Simple low-speed impact MD simulation
This is a simple 3d molecular dynamics (MD) simulation of a low-speed impact. This is a simple demo-code with rigid (spherical) body interaction including rotation and a simple phenomenological friction model with an easy-to-understand first-order ODE integrator (Euler method).
What is being done
This is a molecular dynamics (MD) simulation of a number of spherical particles which are each characterized by radius, mass, inertia, position, velocity and angular velocity. The simulation computes the interaction forces of each particle with all other particles and numerically integrates the Newtonian equations of motion. I.e. the sum force on each particle gives its acceleration which is used to calculate new speed and position taking a tiny time step. With updated state (speed,...), the force is calculated again, etc.
The following forces are considered:
The simulation includes translational and angular velocities and also computes the corresponding forces, i.e. if two particles collide non-centrally, they spin afterwards.
The numerical integrator is an Euler-type first order integrator as explained above: With tiny time steps, forces give new (translational and angular) speed and new speed gives new position. Nothing fancy but very easy to understand.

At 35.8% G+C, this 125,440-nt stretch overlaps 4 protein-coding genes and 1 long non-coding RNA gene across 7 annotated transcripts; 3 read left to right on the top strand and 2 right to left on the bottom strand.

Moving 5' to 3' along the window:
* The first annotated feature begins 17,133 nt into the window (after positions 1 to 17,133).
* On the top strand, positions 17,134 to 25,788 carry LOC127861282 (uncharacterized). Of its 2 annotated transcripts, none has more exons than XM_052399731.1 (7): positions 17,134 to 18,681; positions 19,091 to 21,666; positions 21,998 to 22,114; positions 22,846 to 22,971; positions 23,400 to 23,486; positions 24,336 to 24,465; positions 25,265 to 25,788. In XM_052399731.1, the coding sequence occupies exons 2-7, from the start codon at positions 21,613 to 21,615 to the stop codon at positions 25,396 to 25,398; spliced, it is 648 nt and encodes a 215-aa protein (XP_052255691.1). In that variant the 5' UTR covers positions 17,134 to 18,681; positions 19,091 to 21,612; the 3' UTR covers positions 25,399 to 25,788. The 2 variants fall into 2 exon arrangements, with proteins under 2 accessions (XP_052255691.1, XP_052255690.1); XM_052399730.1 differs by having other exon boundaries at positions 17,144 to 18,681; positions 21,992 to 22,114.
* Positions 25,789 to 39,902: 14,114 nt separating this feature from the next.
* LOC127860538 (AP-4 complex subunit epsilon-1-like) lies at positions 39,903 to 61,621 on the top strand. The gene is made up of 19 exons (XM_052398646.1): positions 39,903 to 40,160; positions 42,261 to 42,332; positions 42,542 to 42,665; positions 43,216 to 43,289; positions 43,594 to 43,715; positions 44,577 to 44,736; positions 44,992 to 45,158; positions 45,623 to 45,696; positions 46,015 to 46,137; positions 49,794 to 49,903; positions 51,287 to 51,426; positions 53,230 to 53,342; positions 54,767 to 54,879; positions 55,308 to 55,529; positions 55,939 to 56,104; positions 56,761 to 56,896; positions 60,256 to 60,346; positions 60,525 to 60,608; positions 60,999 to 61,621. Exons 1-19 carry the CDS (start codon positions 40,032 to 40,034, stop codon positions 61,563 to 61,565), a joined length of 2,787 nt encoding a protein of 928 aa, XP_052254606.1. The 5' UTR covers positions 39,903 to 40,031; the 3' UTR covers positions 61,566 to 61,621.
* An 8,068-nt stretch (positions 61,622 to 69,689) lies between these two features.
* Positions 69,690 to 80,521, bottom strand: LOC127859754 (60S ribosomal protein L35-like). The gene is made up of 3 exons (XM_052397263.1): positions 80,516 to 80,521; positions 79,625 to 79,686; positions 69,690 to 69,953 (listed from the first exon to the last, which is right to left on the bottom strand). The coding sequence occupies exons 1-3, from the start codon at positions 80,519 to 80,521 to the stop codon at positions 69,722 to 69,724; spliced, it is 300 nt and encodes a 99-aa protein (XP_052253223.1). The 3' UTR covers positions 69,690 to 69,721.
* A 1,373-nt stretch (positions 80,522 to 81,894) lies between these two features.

And what can you do with it? For example the simulation of a low-speed impact in granular media as presented below. However, the number of balls in the sim is limited by your computer's performance...
The simulation program can be downloaded below. But please note that the source code presented here is not complete. The reason is that it depends on some external numerics templates which in turn depend on tons of other code. So, for now, I decided to only publish the simulation core while general math routines (such as cross product,...) are not included. Hence, if you want to play with it, you first need to understand what is being done to fill the gaps.
When started, the simulation will compute the motion of all particles except the impact bullet ball. Leave the sim running this way for a while until the sand balls have settled down. Then, start the bullet ball by pressing 's'. This will also start the frame ouput.
The graphical display is an x-z projection of the 3d area: Looking into the screen you look along the y axis onto the x-z-plane. Only the center part (usually including the bullet ball) is displayed to keep things well visible. Fancy 3d visualisation can be done afterwards.